SHARE, Tamil Nadu. India

20pp A4 Photographic Evaluation.  20pp A5 Product Catalogue

The Self Help Association for Rural Education and Employment (SHARE) is based in Tamil Nadu, India, in the Vellore and Dindigul districts. Established in 1992, SHARE primarily aims to develop rural communities in the two districts by providing increased opportunities for both employment and education. Central to its work is the empowerment of rural women, which SHARE believes is necessary for full community development. SHARE’s programmes are wide reaching; income generation projects, “Self Help” women’s groups, skills training and school projects. These programmes will all be looked at in this evaluation in what we hope is both an intimate and informative way. 

In South India, women in rural communities have faced, and continue to face entrenched discrimination that prevents them from fully participating in society. In particular, women in these communities are often bound to the home, through marriage or family commitments and have no income of their own. This lack of income reduces independence, affects aspirations and leaves women reliant on family or a husband.  

In addition, there is widespread unemployment amongst the youth in India. According to OECD statistics in 2017, 30% of young Indians aged 15-29 are not in education, employment or training, and this figure is generally higher amongst women of that age.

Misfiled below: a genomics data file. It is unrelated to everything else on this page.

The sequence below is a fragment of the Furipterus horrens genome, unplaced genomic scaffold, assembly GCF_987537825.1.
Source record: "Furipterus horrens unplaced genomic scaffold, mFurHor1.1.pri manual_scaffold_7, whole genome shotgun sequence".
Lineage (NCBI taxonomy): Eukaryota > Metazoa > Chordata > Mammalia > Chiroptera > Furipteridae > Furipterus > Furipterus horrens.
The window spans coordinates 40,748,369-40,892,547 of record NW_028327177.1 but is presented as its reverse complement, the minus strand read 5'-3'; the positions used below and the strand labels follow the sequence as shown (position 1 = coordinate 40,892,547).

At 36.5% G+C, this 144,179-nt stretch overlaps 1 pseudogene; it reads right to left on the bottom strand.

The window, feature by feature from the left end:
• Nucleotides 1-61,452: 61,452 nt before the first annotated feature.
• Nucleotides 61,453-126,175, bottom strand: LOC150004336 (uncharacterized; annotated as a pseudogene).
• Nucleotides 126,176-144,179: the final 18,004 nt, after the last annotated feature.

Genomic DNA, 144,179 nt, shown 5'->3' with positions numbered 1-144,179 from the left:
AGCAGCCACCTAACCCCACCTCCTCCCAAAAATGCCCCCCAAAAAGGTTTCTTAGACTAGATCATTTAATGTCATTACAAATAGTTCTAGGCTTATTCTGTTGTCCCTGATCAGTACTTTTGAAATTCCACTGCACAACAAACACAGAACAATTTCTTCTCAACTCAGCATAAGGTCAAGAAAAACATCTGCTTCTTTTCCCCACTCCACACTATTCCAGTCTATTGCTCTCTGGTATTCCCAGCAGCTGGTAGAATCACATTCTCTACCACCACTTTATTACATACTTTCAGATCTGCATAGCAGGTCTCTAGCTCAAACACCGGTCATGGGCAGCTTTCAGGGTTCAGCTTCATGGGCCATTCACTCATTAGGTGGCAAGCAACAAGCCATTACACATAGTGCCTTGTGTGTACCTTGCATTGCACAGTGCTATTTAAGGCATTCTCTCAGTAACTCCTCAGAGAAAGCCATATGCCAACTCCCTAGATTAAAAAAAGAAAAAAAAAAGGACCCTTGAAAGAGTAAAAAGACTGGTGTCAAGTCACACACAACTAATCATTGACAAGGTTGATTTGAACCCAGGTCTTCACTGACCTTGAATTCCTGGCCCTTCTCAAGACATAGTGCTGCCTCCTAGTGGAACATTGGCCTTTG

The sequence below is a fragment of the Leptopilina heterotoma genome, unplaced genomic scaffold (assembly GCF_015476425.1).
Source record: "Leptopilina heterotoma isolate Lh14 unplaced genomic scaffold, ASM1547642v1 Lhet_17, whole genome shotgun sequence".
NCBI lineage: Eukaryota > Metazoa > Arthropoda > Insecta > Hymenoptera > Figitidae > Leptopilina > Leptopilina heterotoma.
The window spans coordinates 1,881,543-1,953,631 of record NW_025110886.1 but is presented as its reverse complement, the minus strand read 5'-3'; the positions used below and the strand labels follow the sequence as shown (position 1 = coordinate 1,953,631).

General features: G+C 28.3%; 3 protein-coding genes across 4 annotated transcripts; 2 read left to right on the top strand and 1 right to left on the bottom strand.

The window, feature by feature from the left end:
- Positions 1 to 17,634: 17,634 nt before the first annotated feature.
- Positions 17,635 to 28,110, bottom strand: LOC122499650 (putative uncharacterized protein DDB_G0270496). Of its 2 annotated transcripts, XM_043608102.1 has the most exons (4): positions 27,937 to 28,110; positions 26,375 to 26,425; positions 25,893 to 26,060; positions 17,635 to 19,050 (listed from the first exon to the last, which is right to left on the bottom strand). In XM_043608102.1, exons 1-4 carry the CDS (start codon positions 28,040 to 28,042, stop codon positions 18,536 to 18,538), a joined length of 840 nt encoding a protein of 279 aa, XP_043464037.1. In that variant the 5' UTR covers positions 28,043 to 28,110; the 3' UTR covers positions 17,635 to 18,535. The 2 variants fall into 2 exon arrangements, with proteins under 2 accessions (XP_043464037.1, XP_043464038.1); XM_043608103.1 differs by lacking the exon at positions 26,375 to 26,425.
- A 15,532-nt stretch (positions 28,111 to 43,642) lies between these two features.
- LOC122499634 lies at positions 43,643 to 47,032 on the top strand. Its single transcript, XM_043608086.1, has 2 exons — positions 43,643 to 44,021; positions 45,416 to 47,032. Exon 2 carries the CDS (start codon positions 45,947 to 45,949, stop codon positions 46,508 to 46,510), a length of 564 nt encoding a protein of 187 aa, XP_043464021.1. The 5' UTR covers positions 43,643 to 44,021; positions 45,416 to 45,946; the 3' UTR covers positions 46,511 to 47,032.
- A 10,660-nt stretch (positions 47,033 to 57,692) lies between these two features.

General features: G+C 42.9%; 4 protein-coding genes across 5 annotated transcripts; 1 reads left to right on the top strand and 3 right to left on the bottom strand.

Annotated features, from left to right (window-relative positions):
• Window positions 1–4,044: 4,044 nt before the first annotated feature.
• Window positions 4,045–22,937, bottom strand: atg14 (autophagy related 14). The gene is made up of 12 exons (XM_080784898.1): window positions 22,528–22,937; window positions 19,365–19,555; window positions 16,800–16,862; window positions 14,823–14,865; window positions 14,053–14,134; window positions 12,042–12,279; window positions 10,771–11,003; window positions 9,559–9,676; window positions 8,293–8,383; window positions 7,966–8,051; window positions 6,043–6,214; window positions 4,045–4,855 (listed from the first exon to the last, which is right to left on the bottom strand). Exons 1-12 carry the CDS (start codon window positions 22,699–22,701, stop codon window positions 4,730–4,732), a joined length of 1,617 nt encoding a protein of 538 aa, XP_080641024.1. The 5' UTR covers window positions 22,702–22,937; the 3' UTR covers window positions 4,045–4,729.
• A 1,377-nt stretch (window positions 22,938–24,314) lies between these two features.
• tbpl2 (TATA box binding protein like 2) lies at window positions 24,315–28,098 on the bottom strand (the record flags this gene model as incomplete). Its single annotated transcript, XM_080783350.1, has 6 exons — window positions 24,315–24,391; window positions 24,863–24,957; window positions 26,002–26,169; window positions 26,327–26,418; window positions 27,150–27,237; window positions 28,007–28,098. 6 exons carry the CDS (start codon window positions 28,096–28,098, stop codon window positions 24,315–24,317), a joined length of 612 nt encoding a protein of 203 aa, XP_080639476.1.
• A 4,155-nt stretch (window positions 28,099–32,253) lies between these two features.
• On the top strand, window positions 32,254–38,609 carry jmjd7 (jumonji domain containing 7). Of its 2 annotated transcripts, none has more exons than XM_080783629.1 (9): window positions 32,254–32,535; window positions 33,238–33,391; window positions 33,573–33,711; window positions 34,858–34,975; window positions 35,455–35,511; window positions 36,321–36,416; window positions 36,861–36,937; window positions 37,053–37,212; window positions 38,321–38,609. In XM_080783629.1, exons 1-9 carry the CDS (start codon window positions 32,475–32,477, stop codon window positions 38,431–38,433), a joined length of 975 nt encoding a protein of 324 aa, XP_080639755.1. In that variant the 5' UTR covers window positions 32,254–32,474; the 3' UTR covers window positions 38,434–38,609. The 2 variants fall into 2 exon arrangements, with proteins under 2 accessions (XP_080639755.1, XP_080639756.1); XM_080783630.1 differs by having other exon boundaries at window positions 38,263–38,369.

It is our understanding that the primary goal of SHARE’s programmes mentioned above, is to work towards the elimination of these problems. This is alongside other goals such as improving education, which together with the primary goals, represent total development. 

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We were based with SHARE for four weeks in February 2018, spending two weeks at its main site in the Vellore district and two weeks seeing the field work in Dindigul district. By immersing ourselves within the organisations work, we hoped to gain an understanding of SHARE’s work and the impact on its target population. In particular we wanted to focus on the stories of the people involved and to share these through interviews and photos. Because of this, we chose to conduct qualitative research, primarily interviews with recipients of SHARE programmes to focus on the people and not just statistics. In this document you will read interviews with handicraft women, members of self functioning “self help” groups and skilled tradespeople. In addition to this, we gathered information by talking to some of SHARE’s leading members, Dr K. Murugesan, founding member and advisor to the project, S.Sankari, executive committee member and Immaculate, a leading volunteer in Dindigul.
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